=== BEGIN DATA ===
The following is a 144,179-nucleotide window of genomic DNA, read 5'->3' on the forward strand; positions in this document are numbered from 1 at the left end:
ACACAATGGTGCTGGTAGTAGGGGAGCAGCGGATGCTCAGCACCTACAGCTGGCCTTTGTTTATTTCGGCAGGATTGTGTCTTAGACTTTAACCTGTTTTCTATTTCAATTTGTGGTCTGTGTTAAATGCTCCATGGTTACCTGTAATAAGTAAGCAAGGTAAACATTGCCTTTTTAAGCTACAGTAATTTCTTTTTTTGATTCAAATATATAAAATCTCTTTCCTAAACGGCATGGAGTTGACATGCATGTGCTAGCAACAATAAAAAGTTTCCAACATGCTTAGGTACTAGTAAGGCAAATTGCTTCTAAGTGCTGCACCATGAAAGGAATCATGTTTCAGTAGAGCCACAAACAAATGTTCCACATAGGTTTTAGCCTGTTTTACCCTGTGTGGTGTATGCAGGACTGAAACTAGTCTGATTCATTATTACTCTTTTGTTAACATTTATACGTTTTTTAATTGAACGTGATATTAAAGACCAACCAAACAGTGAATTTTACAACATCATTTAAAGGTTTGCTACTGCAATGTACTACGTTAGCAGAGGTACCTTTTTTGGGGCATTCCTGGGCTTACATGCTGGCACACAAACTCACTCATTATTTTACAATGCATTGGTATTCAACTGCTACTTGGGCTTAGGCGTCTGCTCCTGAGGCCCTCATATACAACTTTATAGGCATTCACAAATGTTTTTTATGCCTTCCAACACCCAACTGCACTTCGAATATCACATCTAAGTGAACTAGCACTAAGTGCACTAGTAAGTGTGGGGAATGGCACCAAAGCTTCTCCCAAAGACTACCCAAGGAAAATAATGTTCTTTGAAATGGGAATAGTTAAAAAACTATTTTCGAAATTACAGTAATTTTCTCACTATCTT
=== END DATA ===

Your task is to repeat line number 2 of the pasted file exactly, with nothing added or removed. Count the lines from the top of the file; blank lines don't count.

ACACAATGGTGCTGGTAGTAGGGGAGCAGCGGATGCTCAGCACCTACAGCTGGCCTTTGTTTATTTCGGCAGGATTGTGTCTTAGACTTTAACCTGTTTTCTATTTCAATTTGTGGTCTGTGTTAAATGCTCCATGGTTACCTGTAATAAGTAAGCAAGGTAAACATTGCCTTTTTAAGCTACAGTAATTTCTTTTTTTGATTCAAATATATAAAATCTCTTTCCTAAACGGCATGGAGTTGACATGCATGTGCTAGCAACAATAAAAAGTTTCCAACATGCTTAGGTACTAGTAAGGCAAATTGCTTCTAAGTGCTGCACCATGAAAGGAATCATGTTTCAGTAGAGCCACAAACAAATGTTCCACATAGGTTTTAGCCTGTTTTACCCTGTGTGGTGTATGCAGGACTGAAACTAGTCTGATTCATTATTACTCTTTTGTTAACATTTATACGTTTTTTAATTGAACGTGATATTAAAGACCAACCAAACAGTGAATTTTACAACATCATTTAAAGGTTTGCTACTGCAATGTACTACGTTAGCAGAGGTACCTTTTTTGGGGCATTCCTGGGCTTACATGCTGGCACACAAACTCACTCATTATTTTACAATGCATTGGTATTCAACTGCTACTTGGGCTTAGGCGTCTGCTCCTGAGGCCCTCATATACAACTTTATAGGCATTCACAAATGTTTTTTATGCCTTCCAACACCCAACTGCACTTCGAATATCACATCTAAGTGAACTAGCACTAAGTGCACTAGTAAGTGTGGGGAATGGCACCAAAGCTTCTCCCAAAGACTACCCAAGGAAAATAATGTTCTTTGAAATGGGAATAGTTAAAAAACTATTTTCGAAATTACAGTAATTTTCTCACTATCTT